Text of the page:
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Posted October 18, 2017 by Mike Mineo in Features
 
 

4 Things the Best Music Producers Have in Common

Conversations with some of the best music producers in the history of music show some commonalities that can’t be ignored. If you want to take your skills to the next level it’s a good idea to emulate what they do and experience a new level of success.

A Natural Ear

No matter how much you surround yourself in music, nothing can compensate for having an ear for what sounds good. Of course, when you take that natural ability and add thousands of hours of practice that’s what makes the best the best and the rest just mediocre.

There isn’t just one path to success when it comes to producing music, and it’s important to focus on the things you can change without dwelling on what you can’t. If you don’t have a natural ear for music, you can still be a great music producer, it will just take some extra work.

A Perfectionist Side

Attention to detail and an inability to accept anything less than the best is one trait that can’t be overlooked. It’s been said that Dr. Dre had rappers perform again and again until they got it right, even if they had already done a take that was “good enough”. It’s that extra effort that can separate an album from being just good to being great.

Take an inventory of your previous work and ask yourself whether you’ve been a perfectionist or if you settled for just good enough. It could be that you need higher quality samples instead of settling for stuff you found from a Google search. Check out Cymatics.fm for an awesome bundle of free goodies.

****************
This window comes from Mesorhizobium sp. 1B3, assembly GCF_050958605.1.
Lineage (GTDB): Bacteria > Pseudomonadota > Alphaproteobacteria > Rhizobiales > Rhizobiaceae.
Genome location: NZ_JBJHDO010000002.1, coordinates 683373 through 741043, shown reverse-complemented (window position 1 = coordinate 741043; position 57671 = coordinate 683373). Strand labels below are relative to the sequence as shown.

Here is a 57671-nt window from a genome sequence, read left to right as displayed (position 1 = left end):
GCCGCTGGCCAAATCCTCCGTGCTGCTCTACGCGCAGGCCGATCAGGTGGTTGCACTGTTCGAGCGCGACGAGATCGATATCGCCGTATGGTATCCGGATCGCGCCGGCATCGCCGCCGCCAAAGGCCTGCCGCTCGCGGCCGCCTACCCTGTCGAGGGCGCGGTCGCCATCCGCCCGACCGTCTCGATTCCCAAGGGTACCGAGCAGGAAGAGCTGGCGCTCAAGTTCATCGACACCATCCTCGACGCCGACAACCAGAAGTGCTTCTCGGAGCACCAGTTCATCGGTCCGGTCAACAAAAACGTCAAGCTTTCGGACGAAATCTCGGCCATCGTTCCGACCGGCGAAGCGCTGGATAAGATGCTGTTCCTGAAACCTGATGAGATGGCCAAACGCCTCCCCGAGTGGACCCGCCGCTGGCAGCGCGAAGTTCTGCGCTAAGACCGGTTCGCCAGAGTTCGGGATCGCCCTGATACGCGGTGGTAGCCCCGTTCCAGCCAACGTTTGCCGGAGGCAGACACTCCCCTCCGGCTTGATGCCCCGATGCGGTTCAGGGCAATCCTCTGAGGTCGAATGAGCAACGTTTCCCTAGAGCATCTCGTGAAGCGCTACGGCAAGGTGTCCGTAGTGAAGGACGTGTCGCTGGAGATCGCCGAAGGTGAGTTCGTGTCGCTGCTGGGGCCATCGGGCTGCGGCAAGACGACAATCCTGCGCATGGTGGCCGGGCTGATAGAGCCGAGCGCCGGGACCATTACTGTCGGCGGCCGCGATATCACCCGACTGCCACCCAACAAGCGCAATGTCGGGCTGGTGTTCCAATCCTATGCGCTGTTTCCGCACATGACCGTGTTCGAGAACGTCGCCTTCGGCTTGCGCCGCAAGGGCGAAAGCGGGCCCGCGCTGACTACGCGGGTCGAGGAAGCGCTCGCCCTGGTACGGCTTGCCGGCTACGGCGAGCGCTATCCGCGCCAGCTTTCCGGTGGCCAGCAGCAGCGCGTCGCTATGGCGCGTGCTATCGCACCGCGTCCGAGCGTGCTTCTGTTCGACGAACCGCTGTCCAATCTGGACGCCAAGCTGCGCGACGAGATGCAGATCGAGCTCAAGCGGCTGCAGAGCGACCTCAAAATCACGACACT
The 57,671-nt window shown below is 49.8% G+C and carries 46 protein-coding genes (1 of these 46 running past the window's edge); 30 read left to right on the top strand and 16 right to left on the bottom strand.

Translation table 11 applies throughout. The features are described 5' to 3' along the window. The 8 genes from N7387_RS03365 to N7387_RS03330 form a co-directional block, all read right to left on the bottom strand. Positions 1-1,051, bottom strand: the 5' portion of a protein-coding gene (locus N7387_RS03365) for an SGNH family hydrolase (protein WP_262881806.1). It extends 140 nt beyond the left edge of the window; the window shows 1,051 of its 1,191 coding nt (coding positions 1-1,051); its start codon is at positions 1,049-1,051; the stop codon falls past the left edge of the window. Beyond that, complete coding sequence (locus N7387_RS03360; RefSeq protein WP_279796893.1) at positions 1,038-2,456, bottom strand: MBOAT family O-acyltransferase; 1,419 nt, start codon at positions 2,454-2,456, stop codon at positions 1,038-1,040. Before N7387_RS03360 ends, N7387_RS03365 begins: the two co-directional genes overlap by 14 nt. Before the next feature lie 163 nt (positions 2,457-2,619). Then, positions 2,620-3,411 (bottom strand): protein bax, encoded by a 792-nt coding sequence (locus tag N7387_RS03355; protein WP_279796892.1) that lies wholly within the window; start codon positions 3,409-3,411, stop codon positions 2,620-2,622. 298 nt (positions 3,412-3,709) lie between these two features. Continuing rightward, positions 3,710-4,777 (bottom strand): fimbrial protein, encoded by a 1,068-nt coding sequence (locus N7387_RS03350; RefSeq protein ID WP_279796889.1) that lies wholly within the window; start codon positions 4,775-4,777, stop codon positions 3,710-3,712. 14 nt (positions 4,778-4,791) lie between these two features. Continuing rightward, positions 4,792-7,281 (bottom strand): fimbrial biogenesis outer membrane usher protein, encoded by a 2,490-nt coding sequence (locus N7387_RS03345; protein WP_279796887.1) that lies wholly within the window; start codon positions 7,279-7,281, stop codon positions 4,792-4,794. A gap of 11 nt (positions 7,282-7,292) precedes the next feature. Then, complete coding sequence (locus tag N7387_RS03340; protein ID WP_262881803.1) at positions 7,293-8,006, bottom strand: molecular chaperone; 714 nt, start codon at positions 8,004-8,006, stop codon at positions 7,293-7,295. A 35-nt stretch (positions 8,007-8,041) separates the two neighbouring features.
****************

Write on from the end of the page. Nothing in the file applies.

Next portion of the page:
A Strong Work Ethic

At the end of the day it all comes down to doing the work. As a producer there isn’t anyone looking over your shoulder making sure you’re doing what you should be doing and putting the hours in. In fact, if you’re good at what you do and love doing it you’ll probably be putting in an insane amount of hours and getting lost in your work.

How often do you practice your craft? Would you say you’ve been treating it like a profession or just a hobby? If you haven’t been immersing yourself in your bliss maybe it’s time to get back into it and push things to a new level.

A Knack For Getting The Most Out of Artists

In the Dr. Dre example above, it’s more than just demanding perfection from the artists you work with, it’s about coaching them on how they can pull the best out of themselves. If they cut a track the same way over and over again it doesn’t matter how many times they do it. You have to provide instructive feedback, and help them find their personal best performance.

Think of yourself as a director of a movie, they don’t just tell the actors to do the scene again and again. They help them get into the character’s head and help them feel the emotions that need to come out on screen. You can do the same thing and watch the intangible qualities of your music increase with each new performance.


Mike Mineo

 
I'm the founder/editor of Obscure Sound. I used to write for PopMatters and Stylus Magazine. Send your music to [email protected].